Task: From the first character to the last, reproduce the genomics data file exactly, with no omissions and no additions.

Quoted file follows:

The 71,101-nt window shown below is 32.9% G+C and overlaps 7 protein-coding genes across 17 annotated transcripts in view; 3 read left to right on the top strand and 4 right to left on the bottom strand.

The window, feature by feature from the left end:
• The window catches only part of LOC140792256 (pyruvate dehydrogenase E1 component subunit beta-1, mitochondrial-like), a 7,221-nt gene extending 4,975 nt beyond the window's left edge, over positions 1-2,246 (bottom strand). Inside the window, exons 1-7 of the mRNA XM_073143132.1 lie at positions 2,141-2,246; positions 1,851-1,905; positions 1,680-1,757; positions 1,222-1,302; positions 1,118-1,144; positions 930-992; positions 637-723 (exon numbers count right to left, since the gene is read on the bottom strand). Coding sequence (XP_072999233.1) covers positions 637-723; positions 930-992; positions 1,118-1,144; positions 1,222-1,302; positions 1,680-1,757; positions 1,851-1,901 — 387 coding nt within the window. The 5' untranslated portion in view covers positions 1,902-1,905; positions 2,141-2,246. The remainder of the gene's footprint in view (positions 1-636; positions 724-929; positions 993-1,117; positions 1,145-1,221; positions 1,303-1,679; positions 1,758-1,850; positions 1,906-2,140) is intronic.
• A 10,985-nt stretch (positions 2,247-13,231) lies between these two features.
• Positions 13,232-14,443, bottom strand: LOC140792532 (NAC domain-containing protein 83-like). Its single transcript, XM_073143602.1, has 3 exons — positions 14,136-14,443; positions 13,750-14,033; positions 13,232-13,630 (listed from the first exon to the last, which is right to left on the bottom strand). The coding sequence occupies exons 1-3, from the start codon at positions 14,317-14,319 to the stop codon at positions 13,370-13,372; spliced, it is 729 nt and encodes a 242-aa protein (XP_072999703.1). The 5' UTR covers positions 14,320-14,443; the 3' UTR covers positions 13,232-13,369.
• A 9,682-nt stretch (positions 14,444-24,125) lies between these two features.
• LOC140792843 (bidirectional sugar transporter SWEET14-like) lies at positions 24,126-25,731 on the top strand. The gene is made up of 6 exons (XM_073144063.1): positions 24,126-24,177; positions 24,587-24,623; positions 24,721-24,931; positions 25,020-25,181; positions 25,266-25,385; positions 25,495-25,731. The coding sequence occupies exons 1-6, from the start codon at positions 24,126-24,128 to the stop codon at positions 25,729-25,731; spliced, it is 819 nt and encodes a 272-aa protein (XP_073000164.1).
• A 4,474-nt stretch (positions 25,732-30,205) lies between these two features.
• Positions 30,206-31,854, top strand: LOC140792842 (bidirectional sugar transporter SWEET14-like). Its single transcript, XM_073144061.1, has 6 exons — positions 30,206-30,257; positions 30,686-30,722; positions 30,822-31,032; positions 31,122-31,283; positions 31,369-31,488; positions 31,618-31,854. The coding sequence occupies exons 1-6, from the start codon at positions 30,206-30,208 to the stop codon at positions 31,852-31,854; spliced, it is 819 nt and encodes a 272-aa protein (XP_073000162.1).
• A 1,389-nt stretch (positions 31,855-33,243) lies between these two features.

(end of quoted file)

The 71,101-nt window shown below is 32.9% G+C and overlaps 7 protein-coding genes across 17 annotated transcripts in view; 3 read left to right on the top strand and 4 right to left on the bottom strand.

The window, feature by feature from the left end:
• The window catches only part of LOC140792256 (pyruvate dehydrogenase E1 component subunit beta-1, mitochondrial-like), a 7,221-nt gene extending 4,975 nt beyond the window's left edge, over positions 1-2,246 (bottom strand). Inside the window, exons 1-7 of the mRNA XM_073143132.1 lie at positions 2,141-2,246; positions 1,851-1,905; positions 1,680-1,757; positions 1,222-1,302; positions 1,118-1,144; positions 930-992; positions 637-723 (exon numbers count right to left, since the gene is read on the bottom strand). Coding sequence (XP_072999233.1) covers positions 637-723; positions 930-992; positions 1,118-1,144; positions 1,222-1,302; positions 1,680-1,757; positions 1,851-1,901 — 387 coding nt within the window. The 5' untranslated portion in view covers positions 1,902-1,905; positions 2,141-2,246. The remainder of the gene's footprint in view (positions 1-636; positions 724-929; positions 993-1,117; positions 1,145-1,221; positions 1,303-1,679; positions 1,758-1,850; positions 1,906-2,140) is intronic.
• A 10,985-nt stretch (positions 2,247-13,231) lies between these two features.
• Positions 13,232-14,443, bottom strand: LOC140792532 (NAC domain-containing protein 83-like). Its single transcript, XM_073143602.1, has 3 exons — positions 14,136-14,443; positions 13,750-14,033; positions 13,232-13,630 (listed from the first exon to the last, which is right to left on the bottom strand). The coding sequence occupies exons 1-3, from the start codon at positions 14,317-14,319 to the stop codon at positions 13,370-13,372; spliced, it is 729 nt and encodes a 242-aa protein (XP_072999703.1). The 5' UTR covers positions 14,320-14,443; the 3' UTR covers positions 13,232-13,369.
• A 9,682-nt stretch (positions 14,444-24,125) lies between these two features.
• LOC140792843 (bidirectional sugar transporter SWEET14-like) lies at positions 24,126-25,731 on the top strand. The gene is made up of 6 exons (XM_073144063.1): positions 24,126-24,177; positions 24,587-24,623; positions 24,721-24,931; positions 25,020-25,181; positions 25,266-25,385; positions 25,495-25,731. The coding sequence occupies exons 1-6, from the start codon at positions 24,126-24,128 to the stop codon at positions 25,729-25,731; spliced, it is 819 nt and encodes a 272-aa protein (XP_073000164.1).
• A 4,474-nt stretch (positions 25,732-30,205) lies between these two features.
• Positions 30,206-31,854, top strand: LOC140792842 (bidirectional sugar transporter SWEET14-like). Its single transcript, XM_073144061.1, has 6 exons — positions 30,206-30,257; positions 30,686-30,722; positions 30,822-31,032; positions 31,122-31,283; positions 31,369-31,488; positions 31,618-31,854. The coding sequence occupies exons 1-6, from the start codon at positions 30,206-30,208 to the stop codon at positions 31,852-31,854; spliced, it is 819 nt and encodes a 272-aa protein (XP_073000162.1).
• A 1,389-nt stretch (positions 31,855-33,243) lies between these two features.